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Channels Are Free

There’s a lot of Slacking on the planet right now. The essential practices of shelter-in-place are forcing us to rethink how we get work done especially when that work is dependent on a vast amount of interconnected humans. Pre-Pandemic, one of my opening pitches to current and future customers as the VP of Engineering for Slack1 was, “How often do you get a chance to reimagine how you work?”

Our work habits are precious. We’ve developed these habits over the years to bring calm predictability to the work chaos. They are personal, they are dependable, they are habits. These habits mustn’t change while everything around us – because of the industry we work in – continually changes. Turns out, it’s that nutritious chaos often results in evolutions to products and services that could improve our habits. Still, our resolute focus on our hard-earned habits to encourage productivity can blind us to these improvements.

As we collectively learn what it means to work from home, I’ve been giving a lot of advice regarding my Slack habits, and I want to focus on what I consider to be the most important advice: Channels are free.

Channel Guidelines

Before I explain why channels are free, I want to walk through my guidelines and decisions regarding how and when I create a channel.

Default to public. There are a great many justifiable reasons to make a channel private. There are a large amount of unjustifiable political and power trippy reasons to keep your channel private. Information wants to be free. You never know what value is created by a random piece of useful information landing in the brain of a person unknown to you.

Ask yourself as you stare at that PRIVATE or PUBLIC switch in channel creation. Why is my instinct to make this public? Is it company confidential information? PRIVATE. Are we going to discuss personnel topics? PRIVATE. Those are obvious ones, but after that, there is a lot of a grey area. There are corporate human habits here that run deep. This is my project. Or my idea. And I want only known people to see it. I get it, but what’s the risk of letting that idea be shared with others. Ideas get better with eyeballs.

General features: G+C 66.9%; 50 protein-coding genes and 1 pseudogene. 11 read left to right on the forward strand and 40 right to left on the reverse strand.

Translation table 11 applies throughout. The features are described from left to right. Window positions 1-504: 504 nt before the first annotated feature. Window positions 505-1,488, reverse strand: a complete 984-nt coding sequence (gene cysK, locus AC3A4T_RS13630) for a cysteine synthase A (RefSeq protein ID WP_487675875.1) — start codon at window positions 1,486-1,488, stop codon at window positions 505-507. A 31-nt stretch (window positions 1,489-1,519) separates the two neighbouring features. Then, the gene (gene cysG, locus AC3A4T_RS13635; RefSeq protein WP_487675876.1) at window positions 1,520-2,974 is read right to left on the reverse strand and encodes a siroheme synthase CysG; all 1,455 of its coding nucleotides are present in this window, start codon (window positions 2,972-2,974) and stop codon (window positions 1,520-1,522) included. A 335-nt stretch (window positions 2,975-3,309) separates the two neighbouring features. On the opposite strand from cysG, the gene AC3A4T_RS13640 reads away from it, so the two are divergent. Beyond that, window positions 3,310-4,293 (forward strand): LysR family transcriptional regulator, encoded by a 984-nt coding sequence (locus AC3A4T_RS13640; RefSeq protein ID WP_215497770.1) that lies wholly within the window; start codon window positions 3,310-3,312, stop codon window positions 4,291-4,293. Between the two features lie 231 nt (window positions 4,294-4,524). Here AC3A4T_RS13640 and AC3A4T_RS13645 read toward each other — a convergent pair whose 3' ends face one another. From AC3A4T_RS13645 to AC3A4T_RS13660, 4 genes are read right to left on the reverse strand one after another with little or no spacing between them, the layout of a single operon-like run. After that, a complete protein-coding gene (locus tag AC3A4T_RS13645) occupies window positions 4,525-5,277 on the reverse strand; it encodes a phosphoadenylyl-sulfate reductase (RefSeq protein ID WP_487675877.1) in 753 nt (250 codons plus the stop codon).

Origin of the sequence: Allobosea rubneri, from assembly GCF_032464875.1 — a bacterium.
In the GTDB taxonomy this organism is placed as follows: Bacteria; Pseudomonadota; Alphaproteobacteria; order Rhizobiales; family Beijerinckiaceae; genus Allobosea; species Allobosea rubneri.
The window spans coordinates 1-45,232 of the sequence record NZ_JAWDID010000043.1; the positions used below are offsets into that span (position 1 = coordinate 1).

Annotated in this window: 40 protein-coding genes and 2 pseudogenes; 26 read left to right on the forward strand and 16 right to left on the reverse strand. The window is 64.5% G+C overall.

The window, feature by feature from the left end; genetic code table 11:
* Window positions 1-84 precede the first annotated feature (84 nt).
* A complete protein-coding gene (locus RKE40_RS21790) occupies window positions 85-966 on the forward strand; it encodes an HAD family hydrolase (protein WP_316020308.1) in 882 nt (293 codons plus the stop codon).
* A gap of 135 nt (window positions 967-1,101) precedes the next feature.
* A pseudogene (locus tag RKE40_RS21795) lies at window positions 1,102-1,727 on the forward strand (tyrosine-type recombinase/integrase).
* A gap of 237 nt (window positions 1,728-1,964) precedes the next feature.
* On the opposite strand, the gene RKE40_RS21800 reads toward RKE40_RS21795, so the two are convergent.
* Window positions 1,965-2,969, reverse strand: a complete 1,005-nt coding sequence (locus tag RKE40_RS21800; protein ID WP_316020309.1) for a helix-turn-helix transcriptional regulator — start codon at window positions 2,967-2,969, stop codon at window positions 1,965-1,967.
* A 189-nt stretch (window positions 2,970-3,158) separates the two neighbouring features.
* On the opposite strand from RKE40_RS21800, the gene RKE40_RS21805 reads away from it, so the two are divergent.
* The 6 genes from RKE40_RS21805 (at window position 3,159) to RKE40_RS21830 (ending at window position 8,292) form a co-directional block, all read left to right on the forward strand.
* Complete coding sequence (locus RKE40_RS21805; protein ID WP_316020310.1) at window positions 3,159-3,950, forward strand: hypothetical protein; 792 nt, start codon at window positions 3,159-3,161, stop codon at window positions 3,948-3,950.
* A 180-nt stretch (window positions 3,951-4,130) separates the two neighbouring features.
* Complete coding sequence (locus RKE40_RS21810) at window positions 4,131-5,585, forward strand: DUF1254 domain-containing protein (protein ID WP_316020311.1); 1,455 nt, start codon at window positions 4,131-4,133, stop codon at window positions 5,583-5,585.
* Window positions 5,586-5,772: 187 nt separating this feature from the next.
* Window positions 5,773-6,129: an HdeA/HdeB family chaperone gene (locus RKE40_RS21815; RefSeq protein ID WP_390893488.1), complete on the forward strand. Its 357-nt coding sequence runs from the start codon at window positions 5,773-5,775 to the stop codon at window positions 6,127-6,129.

A channel name should make sense to a random someone who is looking for it. #hgt-sla-qa? It’s a QA something. You’re not just making the channel readable to future members, but making it memorable to current members. This is related to…

A channel name should aspire to channel naming conventions, but not be beholden to them. The consistency police will have an issue with this guideline. If there are clear channel naming guidelines, I would greatly encourage you to follow said guidelines. Your channel will be easier to find and grok. However, the idea that the folks who set-up your Slack channel naming guidelines thought of every channel use case is flawed. There are emergent guidelines that are going to help channel name legibility and discoverability. Here are two I’ve been riffing on:

  • #tmp-channel-name – indicate to everyone this channel is going away when it’s purpose is served.
  • #priv-channel-channel – An obvious reminder to channel denizens that this channel is private for a reason and to keep that in mind.

My default attitude when creating a channel is consistency. Still, I also believe that part of the joy of moving over to Slack is reimagining better ways for the team to communicate and collaborate. Channel names effectively curate the content within a Slack workspace. They need to be useful, and channel naming conventions most certainly help, but they aren’t the complete answer.

Group DM or Channel? This feels more like a personal preference, but I almost always default to a channel versus a group DM. The primary reason is the recurring them in this piece: discoverability. It’s a genuinely short-lived topic-less conversation (It never is – why’d the channel get created? That’s the topic), then perhaps a group DM is the answer. Still, the moment that short-lived topic-less conversation goes on for three hours without resolution, I convert it to a channel with a proper name.

Should I Create a Channel?

For the new Slack user, a lot is going on. Workspaces, users, channels, emoji, threads, along with a slew of names and conventions to learn. After a few weeks of learning the ropes, there’s a moment when a new user will ask themselves, “Well, I have this thing I want to get done. It involves several people. It’s not just a conversation; it’s a project. Should I create a channel?”

Yes. Create a channel. Do it now. Don’t worry about the name. Don’t worry about inviting the right people. Just create the channel. Stop thinking. Click on the “+” and create that channel.

Done? Great. I want you to think about what you’ve just done. You’ve created a small virtual long-lasting focused place on the Internet for work to get done. It’s likely not the actual work but is the conversation, debate, and fact-finding that can improve the eventual quality of the work.

That’s the most important lesson I want to convey. There is very little negative consequence to the act of creating a channel2 and a channel created is a meeting that no longer needs to occur. It’s a mail that doesn’t need to be sent. It’s a mailing list – never created.

Don’t think. Just create the channel.

  1. I don’t work there anymore. 
  2. Ok, not totally free. Channel proliferation is a by-product of channels-are-free stylings, but guess what: channel deletion is free, too! 

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